I really enjoy a good, rousing everything-blowing-up-and-falling-down-and-people-running-around-in-total-panic/confusion “end of the world as we know it" disaster film, or an imagination-stretching outer-space yarn—as long as everything ends on a note of hope. I consider them perfect examples of how two elements...logic and fun...can either join together or be totally at odds. A classic “popcorn" movie lets everyone just turn their mind off, their eyes on, and shovel it in with both hands while totally ignoring the sound of logic banging at the door.
Fun frequently requires "the willing suspension of disbelief," but, like a rubber band, it can only be stretched so far before it snaps. Each individual has his/her own tensile strength for belief—the point at which the band breaks—and I'm pretty lucky that mine will go quite a ways. I think that's largely due to the fact that I've never totally given up on being a child.
A child's imagination is almost totally disassociated from logic. Life is a fascinating game that's never been played before. As logic encroaches upon imagination and begins to take on the role of teacher, one's choice of games changes to meld both fun and logic. Chess, crossword and jigsaw puzzles, dominos, most card and board games are both fun and involve varying degrees of logic. For many adults—me included—it’s often because things are not logical that makes them so much fun.
While logic itself can't be fun, it can also be maddening. I tend to find many logic games frustrating simply because I pride myself on being logical, and I still can't get them. Mathematics, for example is pure logic, yet any game or puzzle involving anything beyond the "If Billy has three apples..." level utterly eludes me.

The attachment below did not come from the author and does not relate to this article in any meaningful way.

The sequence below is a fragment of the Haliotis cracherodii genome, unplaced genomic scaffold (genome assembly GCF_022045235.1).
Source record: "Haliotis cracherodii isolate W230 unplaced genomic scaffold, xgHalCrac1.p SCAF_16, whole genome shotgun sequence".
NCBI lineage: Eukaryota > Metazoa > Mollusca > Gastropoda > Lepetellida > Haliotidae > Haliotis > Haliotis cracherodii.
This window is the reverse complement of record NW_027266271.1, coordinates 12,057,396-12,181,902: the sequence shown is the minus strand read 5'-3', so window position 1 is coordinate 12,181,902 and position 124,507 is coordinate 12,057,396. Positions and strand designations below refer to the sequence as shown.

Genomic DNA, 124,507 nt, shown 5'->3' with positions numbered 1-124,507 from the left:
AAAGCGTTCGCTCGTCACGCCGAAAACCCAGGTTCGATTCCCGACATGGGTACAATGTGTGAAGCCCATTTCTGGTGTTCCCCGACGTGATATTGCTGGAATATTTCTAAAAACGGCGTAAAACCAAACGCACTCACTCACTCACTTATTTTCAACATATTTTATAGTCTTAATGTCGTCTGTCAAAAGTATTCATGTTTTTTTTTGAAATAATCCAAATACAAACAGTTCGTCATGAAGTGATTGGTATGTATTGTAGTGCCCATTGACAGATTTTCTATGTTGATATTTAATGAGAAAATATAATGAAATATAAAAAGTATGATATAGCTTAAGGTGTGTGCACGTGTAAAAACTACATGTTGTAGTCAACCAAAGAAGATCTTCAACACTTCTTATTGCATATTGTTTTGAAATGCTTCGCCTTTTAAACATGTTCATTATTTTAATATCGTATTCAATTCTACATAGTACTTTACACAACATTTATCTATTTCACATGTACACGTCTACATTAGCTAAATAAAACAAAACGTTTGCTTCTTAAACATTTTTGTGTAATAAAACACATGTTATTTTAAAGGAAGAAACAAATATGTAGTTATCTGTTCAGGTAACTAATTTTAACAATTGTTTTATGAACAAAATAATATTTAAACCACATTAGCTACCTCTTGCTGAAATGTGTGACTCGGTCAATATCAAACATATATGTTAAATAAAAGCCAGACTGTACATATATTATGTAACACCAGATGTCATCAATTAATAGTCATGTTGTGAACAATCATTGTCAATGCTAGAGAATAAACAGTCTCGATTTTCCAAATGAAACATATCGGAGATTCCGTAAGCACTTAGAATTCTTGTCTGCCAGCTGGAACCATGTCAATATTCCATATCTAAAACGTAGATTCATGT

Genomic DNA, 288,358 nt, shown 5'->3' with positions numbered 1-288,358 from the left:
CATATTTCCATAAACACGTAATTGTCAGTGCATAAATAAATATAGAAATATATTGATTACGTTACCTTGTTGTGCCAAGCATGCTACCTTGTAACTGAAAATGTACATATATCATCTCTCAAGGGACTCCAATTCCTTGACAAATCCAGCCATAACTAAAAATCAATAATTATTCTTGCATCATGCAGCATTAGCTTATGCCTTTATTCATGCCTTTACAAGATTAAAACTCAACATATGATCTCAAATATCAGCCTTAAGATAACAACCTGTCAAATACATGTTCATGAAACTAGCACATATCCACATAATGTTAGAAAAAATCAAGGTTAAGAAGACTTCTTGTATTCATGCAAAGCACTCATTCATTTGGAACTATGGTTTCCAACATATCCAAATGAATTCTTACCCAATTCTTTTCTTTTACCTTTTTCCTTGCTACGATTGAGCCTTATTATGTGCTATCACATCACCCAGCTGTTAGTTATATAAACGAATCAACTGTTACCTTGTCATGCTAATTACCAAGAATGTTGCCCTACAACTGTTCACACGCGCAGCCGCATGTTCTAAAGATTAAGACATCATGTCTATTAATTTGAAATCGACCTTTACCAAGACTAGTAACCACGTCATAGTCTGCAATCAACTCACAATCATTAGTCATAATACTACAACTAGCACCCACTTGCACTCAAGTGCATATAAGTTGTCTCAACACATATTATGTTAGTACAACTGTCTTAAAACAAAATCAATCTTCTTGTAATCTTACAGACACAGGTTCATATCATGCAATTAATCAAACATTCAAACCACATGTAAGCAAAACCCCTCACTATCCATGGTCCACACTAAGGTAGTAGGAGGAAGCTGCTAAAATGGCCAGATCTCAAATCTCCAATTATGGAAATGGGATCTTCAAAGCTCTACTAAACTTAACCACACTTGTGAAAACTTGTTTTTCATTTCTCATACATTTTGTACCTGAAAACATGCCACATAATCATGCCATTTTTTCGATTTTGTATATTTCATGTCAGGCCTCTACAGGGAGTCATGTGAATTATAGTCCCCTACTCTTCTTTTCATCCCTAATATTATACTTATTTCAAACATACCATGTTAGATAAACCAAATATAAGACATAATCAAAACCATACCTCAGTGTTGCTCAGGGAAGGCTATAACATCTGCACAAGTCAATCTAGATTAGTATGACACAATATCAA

Likewise, the relationship between "fun" and "humor" is a most interesting one, and very difficult to explain...at least for me. While they are certainly not mutually exclusive, logic and humor, like logic and fun—of which humor is of course a part—can often be at odds, simply because what makes things funny often lies in the flaunting of logic. If we are led to believe or expect one thing, and something totally unexpected happens it can be hysterically funny. There is a certain shock value in humor.
And one can have fun without humor being part of the equation. "Enjoyment" is one of the first words in the Thesaurus's definition of "fun." Star Trek's Mr. Spock isn't noted for his sense of humor, but it's obvious he enjoys what he's doing. I suspect the same is true of many of those we call "workaholics," those who work with their hands, and artists. They do what they do because they love doing it. To them, work is both fun and logical, if they can't really see themselves doing anything else and wouldn't particularly want to if they could. I don't consider writing to be work, even though I spend six hours or so a day at it, but I most certainly do consider it fun.
The capacity for both logic and fun are essential components of human existence. The degree to which we utilize them, and in what proportion, varies from person to person. One can, conceivably, go through life without fun, but it is impossible to function as a human being without logic. I know, I know; most politicians, evangelicals of all stripes, hate mongers and bigots appear to be notable exceptions. But whether they can truly qualify as being human is a question best left for another blog.
My unsolicited advice is to try to apply at least some level of logic to whatever you do, to whatever you read or hear. It needn't be deeply analytical, and it really isn't all that hard. Just always ask the question "does this really make any sense?" The brain should be more than just something stuffed in the space between the ears to keep the wind from blowing through. Thinking can really be fun. Wouldn't it be nice if more people tried it?
Dorien's blogs are posted by 10 a.m. Central time every Monday and Thursday. Please take a moment to visit his website (http://www.doriengrey.com) and, if you enjoy these blogs, you might want to check out Short Circuits: a Life in Blogs (http://bit.ly/m8CSO1), which is also available as an audiobook (http://www.audible.com/pd/ref=sr_1_1?asin=B00DJAJYCS&qid=1372629062&sr=1-1).